NEED PRIOR CONSENT. disclosing info that wasn't consented is a federal crime.
electronic communications privacy act
extends the wiretap act. no unauthorized interceptions allowed. one party consent.

protects communications
1. while they're being made
2. are in transit
3. stored on computers
bartnicki vs. vopper
teachers union case.
ruled that first amendment allows media use of unauthorized recordings as long as the user did not make the recording
fcc rule
requires ALL PARTY consent for recording calls, notification to all parties or repeating beep.

all parties must be notified if convo will be recorded and broadcast or aired live.
foia - freedom of information act
records held by fed govt agencies to be made available to the public unless of 9 exempted categories
"disclosure not secrecy"

NISTAPLFG (9 exemptions)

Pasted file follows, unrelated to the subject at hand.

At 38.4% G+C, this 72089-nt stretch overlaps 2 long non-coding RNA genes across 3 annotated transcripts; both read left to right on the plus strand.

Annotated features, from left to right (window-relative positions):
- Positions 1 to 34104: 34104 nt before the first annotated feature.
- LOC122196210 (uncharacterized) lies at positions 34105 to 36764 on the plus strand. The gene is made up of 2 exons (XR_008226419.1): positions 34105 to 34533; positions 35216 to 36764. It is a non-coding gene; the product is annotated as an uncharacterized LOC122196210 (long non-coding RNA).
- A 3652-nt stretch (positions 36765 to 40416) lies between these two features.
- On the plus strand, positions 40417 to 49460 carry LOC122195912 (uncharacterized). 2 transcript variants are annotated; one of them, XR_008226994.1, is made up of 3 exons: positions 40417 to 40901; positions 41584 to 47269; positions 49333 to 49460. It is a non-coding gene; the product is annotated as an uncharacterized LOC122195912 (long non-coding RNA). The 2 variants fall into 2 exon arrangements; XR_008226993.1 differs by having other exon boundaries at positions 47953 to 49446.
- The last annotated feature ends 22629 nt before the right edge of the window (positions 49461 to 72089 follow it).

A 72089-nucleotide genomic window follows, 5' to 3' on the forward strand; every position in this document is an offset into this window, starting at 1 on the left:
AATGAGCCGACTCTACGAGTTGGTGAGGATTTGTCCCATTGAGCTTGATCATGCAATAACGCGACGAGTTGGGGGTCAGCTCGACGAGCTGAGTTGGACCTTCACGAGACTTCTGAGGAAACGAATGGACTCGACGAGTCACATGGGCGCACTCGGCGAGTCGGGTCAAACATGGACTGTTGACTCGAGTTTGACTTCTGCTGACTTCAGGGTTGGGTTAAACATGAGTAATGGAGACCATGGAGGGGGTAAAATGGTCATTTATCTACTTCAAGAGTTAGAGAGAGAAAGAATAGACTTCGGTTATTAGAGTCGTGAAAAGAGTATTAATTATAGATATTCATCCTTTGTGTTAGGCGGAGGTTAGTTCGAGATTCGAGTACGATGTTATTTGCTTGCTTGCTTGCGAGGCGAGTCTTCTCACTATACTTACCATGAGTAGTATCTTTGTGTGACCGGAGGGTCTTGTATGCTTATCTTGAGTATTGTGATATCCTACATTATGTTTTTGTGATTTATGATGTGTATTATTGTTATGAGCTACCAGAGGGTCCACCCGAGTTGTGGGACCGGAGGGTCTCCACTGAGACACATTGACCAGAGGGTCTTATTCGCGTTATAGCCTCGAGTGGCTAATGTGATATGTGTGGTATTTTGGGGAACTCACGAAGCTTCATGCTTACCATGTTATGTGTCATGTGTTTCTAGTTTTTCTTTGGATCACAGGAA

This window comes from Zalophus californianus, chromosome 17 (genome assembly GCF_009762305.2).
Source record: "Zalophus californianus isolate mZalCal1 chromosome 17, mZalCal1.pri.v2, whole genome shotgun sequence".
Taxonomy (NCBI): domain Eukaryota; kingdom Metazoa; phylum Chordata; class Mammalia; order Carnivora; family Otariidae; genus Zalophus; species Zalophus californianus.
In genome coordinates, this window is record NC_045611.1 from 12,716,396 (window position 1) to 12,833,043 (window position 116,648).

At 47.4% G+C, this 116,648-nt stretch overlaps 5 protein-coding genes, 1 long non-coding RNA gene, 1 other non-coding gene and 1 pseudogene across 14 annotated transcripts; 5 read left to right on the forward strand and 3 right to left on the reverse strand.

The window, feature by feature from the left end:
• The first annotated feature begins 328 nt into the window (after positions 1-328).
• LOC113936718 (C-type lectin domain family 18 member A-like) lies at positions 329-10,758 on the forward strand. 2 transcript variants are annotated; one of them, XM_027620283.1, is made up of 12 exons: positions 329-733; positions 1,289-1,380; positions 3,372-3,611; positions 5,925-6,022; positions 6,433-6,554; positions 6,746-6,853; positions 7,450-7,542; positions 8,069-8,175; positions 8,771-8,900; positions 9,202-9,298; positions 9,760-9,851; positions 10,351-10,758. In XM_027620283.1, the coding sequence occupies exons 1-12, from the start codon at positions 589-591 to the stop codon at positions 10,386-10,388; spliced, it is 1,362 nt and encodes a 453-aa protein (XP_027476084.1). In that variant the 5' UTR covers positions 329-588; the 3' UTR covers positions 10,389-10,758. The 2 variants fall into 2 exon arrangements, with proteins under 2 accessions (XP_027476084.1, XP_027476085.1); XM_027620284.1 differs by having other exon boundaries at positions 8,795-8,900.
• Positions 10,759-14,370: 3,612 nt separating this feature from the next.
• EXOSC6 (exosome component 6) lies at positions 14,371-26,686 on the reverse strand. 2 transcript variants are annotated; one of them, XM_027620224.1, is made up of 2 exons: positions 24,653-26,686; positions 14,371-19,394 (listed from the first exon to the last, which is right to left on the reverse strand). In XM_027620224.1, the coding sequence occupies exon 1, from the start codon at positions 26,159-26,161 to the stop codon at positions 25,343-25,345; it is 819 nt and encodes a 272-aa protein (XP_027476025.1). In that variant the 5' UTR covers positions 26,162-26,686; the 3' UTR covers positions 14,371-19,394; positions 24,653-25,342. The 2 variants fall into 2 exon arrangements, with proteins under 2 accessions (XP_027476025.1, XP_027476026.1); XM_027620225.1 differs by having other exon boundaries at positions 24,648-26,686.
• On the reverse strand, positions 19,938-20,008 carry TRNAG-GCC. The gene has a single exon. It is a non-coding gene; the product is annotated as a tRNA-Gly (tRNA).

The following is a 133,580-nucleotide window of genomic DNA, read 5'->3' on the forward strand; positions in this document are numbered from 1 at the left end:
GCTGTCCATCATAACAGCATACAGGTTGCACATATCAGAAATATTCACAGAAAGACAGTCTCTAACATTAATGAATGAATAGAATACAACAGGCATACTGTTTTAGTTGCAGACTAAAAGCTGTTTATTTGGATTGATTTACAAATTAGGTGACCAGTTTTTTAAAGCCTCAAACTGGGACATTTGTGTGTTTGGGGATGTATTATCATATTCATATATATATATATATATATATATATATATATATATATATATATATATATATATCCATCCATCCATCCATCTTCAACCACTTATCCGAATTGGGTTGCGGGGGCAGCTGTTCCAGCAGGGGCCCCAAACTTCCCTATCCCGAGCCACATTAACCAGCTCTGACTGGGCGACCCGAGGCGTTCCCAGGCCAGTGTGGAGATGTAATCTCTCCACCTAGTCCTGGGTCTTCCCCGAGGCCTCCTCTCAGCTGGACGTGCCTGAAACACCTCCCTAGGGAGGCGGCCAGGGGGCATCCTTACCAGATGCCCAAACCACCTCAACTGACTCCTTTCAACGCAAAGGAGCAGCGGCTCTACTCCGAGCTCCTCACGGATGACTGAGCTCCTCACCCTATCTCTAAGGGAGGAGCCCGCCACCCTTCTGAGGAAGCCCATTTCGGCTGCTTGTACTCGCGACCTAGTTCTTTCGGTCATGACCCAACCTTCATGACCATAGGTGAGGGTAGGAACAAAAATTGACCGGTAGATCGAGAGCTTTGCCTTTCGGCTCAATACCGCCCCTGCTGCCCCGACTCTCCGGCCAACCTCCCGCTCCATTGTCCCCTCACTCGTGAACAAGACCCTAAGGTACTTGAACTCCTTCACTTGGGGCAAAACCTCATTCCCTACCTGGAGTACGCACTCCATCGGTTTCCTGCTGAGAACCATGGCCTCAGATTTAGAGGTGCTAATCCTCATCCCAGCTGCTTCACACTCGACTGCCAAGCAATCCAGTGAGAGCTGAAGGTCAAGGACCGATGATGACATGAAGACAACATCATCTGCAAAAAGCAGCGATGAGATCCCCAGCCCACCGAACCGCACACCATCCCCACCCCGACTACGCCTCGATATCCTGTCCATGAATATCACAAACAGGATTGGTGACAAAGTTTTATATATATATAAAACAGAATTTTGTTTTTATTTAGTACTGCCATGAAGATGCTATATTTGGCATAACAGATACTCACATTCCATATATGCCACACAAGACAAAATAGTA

1. national security
2. internal agency rules
3. statutory exemptions
4. trade secrets
5. agency memos
6. personal information
7. law enforcement records
8. financial information
9. geological data
1966 amendment that applies the act to electronically stored info
government in the sunshine act
access to meetings of all federal agencies open to the public and media. one week notice. conducted openly. closed sessions permissible only for certain reasons.
denying records | PRIVACY ACT
people have the right to examine govt files ABOUT THEM
student records - unless consent
medical records
dppa (drivers privacy protection act)
drivers info prior to getting license
unauthorized photos of private parts
reporters privilege
reporters can keep a source's identity private but depends on conditions.
branzburg v. hynes
where reporters privilege originated.

supreme court rejected the concept that the first amendment privilege protects journalist from testifying.

evidence is crucial to justice.
branzburg test. you must reveal sources IF:
1. probable cause that info is relevant
2. lack of alternatives
3. compelling interest
contempt of court
gives judges broad, discretionary power to PUNISH willful disobedience of a ct. order, misconduct in court, interference with administration of justice.
shield laws
state laws that protect journalists from being found in contempt of court for refusing to reveal sources. mostly about subpoenas.